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Re: How to decide upon a legal recruiter to go in-house?

Postby Anonymous User » Sun Sep 22, 2013 5:43 pm

Original poster, bumping to hopefully get input on my last post from the in-house folks that were posting previously.

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Re: How to decide upon a legal recruiter to go in-house?

Postby Anonymous User » Tue Sep 24, 2013 6:17 am

Sept 12 here, sorry I've been really busy (not with work).

I didn't find that a lot of public companies wanted securities experience. Like you noted, commercial agreements is a common area of experience they look for.

I can't speak for all in house positions regarding career trajectory since it can vary a lot depending on your company, but from my perspective it looks like you can stay in an in house job for a long time but moving up can be difficult. That makes sense to me - there isn't room for everyone to eventually become GC. That's fine with me because I'm not interested in having that level of responsibility but if you are, you should put off moving in house until you're more senior. The conventional wisdom is to go in house from a firm at the most senior level possible since moving up while in house can be difficult.

Again, your experience will deoend on the company but I love the hours and the work so far. The issues I face are a lot more varied and I spend almost all my time working with non-lawyers which is refreshing. I came from a transactional practice where I was always either pulling multiple all nighters or had nothing to do (of course with no predictability) so I'm really happy to be somewhere where I am constantly busy but still leave at 6 every day.

I don't know how to separate the good in house positions from the bad ones - I only had one offer and luckily I like it here and the pay is good. I was surprised by how little some in house jobs pay. Those were the only ones I stayed away from.

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Re: How to decide upon a legal recruiter to go in-house?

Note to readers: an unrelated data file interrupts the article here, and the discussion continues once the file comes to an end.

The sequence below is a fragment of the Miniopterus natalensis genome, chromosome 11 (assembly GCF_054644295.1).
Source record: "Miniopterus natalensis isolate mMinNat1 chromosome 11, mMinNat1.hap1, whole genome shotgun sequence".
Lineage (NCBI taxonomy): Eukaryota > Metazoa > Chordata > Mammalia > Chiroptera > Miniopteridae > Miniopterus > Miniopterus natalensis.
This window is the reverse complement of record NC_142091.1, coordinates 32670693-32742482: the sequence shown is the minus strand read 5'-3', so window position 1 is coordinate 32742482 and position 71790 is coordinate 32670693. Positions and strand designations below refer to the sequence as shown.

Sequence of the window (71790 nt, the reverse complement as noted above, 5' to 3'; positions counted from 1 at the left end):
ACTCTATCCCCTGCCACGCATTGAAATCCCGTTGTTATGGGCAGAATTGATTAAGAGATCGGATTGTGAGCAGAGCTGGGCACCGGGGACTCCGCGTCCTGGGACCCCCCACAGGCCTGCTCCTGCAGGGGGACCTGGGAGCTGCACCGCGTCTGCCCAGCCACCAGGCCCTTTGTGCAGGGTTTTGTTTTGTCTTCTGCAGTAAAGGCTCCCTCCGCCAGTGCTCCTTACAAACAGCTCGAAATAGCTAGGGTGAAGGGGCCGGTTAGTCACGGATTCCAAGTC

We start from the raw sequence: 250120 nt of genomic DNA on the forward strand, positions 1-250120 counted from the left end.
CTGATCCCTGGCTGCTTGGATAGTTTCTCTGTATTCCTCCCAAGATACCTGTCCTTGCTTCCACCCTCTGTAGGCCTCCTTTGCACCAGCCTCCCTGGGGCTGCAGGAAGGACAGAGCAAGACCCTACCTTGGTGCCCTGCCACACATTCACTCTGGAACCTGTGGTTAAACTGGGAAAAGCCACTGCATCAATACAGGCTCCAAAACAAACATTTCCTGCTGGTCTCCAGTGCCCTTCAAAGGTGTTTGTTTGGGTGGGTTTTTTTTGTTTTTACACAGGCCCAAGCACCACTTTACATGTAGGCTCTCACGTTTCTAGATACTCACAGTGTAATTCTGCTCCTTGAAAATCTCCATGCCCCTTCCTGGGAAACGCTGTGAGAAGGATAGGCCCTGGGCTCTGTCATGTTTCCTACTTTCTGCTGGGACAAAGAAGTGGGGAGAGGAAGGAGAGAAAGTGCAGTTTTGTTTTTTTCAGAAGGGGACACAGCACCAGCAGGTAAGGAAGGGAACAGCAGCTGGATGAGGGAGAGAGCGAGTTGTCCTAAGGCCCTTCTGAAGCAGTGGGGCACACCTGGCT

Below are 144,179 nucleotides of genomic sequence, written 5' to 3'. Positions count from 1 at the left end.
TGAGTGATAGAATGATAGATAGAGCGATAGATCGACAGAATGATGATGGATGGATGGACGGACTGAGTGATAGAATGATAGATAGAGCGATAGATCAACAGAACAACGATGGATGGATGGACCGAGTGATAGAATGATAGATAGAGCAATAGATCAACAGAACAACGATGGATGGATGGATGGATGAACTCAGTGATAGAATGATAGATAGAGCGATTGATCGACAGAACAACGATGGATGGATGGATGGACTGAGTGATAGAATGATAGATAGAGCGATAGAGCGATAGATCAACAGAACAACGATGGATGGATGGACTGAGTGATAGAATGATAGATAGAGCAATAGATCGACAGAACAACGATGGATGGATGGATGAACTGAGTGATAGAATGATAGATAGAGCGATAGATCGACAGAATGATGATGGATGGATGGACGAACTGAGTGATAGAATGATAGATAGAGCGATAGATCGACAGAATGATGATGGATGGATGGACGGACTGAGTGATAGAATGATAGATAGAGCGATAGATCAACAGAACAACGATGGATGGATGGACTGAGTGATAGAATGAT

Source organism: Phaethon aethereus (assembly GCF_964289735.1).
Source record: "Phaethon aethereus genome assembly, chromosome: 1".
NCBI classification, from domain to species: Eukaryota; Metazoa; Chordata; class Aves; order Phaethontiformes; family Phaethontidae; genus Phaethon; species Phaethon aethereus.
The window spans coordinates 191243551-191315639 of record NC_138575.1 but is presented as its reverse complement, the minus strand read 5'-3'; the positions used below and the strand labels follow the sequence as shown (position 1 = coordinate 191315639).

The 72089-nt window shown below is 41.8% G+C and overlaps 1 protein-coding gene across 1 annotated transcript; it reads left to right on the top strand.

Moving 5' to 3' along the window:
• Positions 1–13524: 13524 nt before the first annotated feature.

Postby Anonymous User » Mon Sep 30, 2013 8:05 am

Original poster here. Thanks for the response and no worries- I totally understand getting too busy to do much else. Sounds like you have a sweet gig, so congrats. Do you have the opportunity to do any M&A when it arises?

Do you have a sense that if they like you, you can stay at the same job for 20 years? I am not sure if you'd get too expensive for them and they'd rather bring in a new hire eventually.

Last, do you mind sharing what you found to be low pay and good pay for in-house at your level? I'm still poking around and trying to figure it out. So far, I'm seeing $120K as the low end and $150K as the high end for low level in-house jobs (i.e., jobs looking for 3-5 years of firm experience). I'm in a major market (not NYC).

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Re: How to decide upon a legal recruiter to go in-house?

Postby Anonymous User » Mon Sep 30, 2013 1:08 pm

My offer was 140k for a 3rd year (major city not NYC). Keep in mind bonuses tend to be bigger ("target" for me is 15% of salary, but people tell me 25% is pretty common in a decent year) and most companies have a 401k match.

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Re: How to decide upon a legal recruiter to go in-house?

Postby Anonymous User » Mon Sep 30, 2013 8:25 pm

Original poster. Not bad for salary/bonus for 3rd year at all. If you don't mind me asking, what are raises like year over year? I'm sure it varies, but I've got basically zero data to go on, and I'd imagine I'd want to discuss this when weighing an offer. Thanks again for sharing your thoughts/experience - I really appreciate.

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Re: How to decide upon a legal recruiter to go in-house?

Postby Anonymous User » Wed Oct 02, 2013 12:56 pm

Honestly, I don't have a good sense of what year-over-year increases will be.